Thursday, August 16, 2012

Summer Vacation Series: Zagreb, Croatia

Coffee lends itself to many different environments and occasions. My favorite of which are art, travel, and politics (this is a D.C. blog after all). I caught the travel bug early in life, and thank goodness I did, because there are so many places to explore. This summer, I bought a plane ticket and traveled up and down the entire country of Croatia, visiting coffee shops all along the way.  The first city I stopped in is the largest and the capital: Zagreb. So from one capital city to another, it's time for some coffee talk.

Luckily, I got taken around Zagreb by the locals. Through a connection or two, I met up one of the most influential and well known Croatian journalist who led me to the best cafe in town, Charlie.  

Zagreb is known for it's outdoor cafes lining the pedestrian streets in the center of the city. When you're not from the area, it's hard to know which cafe to choose since they all look the same. In Europe, the term bar and cafe is interchangeable. Unlike in America, when you say "Let's go for coffee" in Croatia, you're referring to go out for a drink, not necessarily coffee.

Charlie is named for its late owner, Mirku Bruan. Yes, you heard me right. Bruan played soccer for Dinamo Zagreb and was nicknamed Charlie Brown. He opened this shop for people to gather, watch soccer, and discuss politics. It is very likely that when you go to Charlie, you will be among prominent journalists and government officials like I was. Don't let this fool you, Charlie is a laid back, no frills spot.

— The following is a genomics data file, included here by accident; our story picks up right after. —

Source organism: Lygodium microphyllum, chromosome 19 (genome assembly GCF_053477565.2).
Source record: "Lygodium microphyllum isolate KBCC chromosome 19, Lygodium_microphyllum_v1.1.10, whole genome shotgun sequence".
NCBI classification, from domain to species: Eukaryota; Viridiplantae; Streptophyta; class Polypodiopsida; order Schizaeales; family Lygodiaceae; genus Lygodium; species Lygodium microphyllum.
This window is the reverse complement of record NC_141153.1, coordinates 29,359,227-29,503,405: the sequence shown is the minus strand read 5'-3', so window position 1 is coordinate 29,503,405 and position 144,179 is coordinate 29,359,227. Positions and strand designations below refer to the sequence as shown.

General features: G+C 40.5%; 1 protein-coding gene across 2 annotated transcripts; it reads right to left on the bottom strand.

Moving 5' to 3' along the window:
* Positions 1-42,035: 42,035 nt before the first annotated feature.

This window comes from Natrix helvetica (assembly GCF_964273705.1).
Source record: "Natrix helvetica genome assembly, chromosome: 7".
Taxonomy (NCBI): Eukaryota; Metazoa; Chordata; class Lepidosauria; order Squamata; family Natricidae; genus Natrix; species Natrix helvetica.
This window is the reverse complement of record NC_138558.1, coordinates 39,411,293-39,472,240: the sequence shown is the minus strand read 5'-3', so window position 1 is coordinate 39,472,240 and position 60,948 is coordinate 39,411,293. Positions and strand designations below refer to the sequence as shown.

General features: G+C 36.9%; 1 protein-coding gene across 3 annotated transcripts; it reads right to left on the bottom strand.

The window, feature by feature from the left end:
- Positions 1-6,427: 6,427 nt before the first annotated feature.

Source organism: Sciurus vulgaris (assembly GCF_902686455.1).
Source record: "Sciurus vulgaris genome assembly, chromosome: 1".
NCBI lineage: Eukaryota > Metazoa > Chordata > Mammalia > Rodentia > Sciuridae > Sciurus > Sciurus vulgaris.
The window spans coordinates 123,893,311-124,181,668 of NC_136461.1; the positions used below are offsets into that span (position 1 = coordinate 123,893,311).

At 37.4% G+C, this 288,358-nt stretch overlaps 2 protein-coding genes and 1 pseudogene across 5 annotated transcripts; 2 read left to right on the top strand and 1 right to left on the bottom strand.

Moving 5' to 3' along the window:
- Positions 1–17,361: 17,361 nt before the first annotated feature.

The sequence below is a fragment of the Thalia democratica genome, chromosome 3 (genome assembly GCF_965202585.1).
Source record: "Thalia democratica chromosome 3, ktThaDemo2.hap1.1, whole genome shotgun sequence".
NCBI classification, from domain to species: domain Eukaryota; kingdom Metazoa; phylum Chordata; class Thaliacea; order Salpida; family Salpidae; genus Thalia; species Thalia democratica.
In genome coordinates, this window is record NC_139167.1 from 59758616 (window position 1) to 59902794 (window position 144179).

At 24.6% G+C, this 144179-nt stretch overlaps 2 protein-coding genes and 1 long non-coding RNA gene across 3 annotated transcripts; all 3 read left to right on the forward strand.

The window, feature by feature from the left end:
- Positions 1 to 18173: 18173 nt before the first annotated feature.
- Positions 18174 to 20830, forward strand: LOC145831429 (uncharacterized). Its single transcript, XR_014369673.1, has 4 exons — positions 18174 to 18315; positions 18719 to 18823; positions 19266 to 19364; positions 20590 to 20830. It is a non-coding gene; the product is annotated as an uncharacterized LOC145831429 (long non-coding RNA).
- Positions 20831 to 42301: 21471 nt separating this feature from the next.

Sitting outside under one of the large sun umbrellas, I ordered a "kava sa slag," which directly translates to "coffee with cream." I was told this is the thing to get and being with the locals, I listened. I figured coffee with cream meant just that though, coffee with cream. Or I suspected it might be espresso with cream, since when you speak of coffee in Europe, you are talking about espresso and not the watered down big cup that we call coffee in America. But when my drink came (pictured above) I found out that a kava sa slag is not what I had in mind at all, and rather than the liquid cream I was expecting, the espresso came topped with whipped cream! Unusual, I thought, but okay I'll give it a go. Sitting there, I was told by the Croatians that the way to drink kava sa slag is to mix in the whipped cream, so the airy cream is spread throughout the espresso to look like this:

Still uncertain, I lifted it up and took a sip. Amazing! It was sweet and creamy, like drinking the best froth you've ever tasted. Mixed with the espresso, there is whipped cream in every sip, completely changing the consistency of the espresso and the flavor. 

As you all know by now, I typically do not add sugar to my coffee. I hate it. If you need to sweeten your coffee a bit though, this is the way to do it. It adds a little sweetness, mixing the espresso into the whipped cream rather than the other way around. Delightful.

Split, Croatia

Another way to sweeten up your espresso without adding sugar (which in my mind completely demolishes the taste of the coffee -- in most cases) is to add a desert on the side! And the most typical Croatian desert you can get is called Kremšnita.

Kremšnita has a puff pastry base and lid with vanilla and custard cream cake in the center. The best place in Zagreb to get this Croatian treat happens to be right next door to Charlie and is called Princess (I don't know why all the best places in Zagreb have English names!)

If you ever find yourself in Zagreb, know you can fit right in talking politics with the locals at these two little joints in the center of town.

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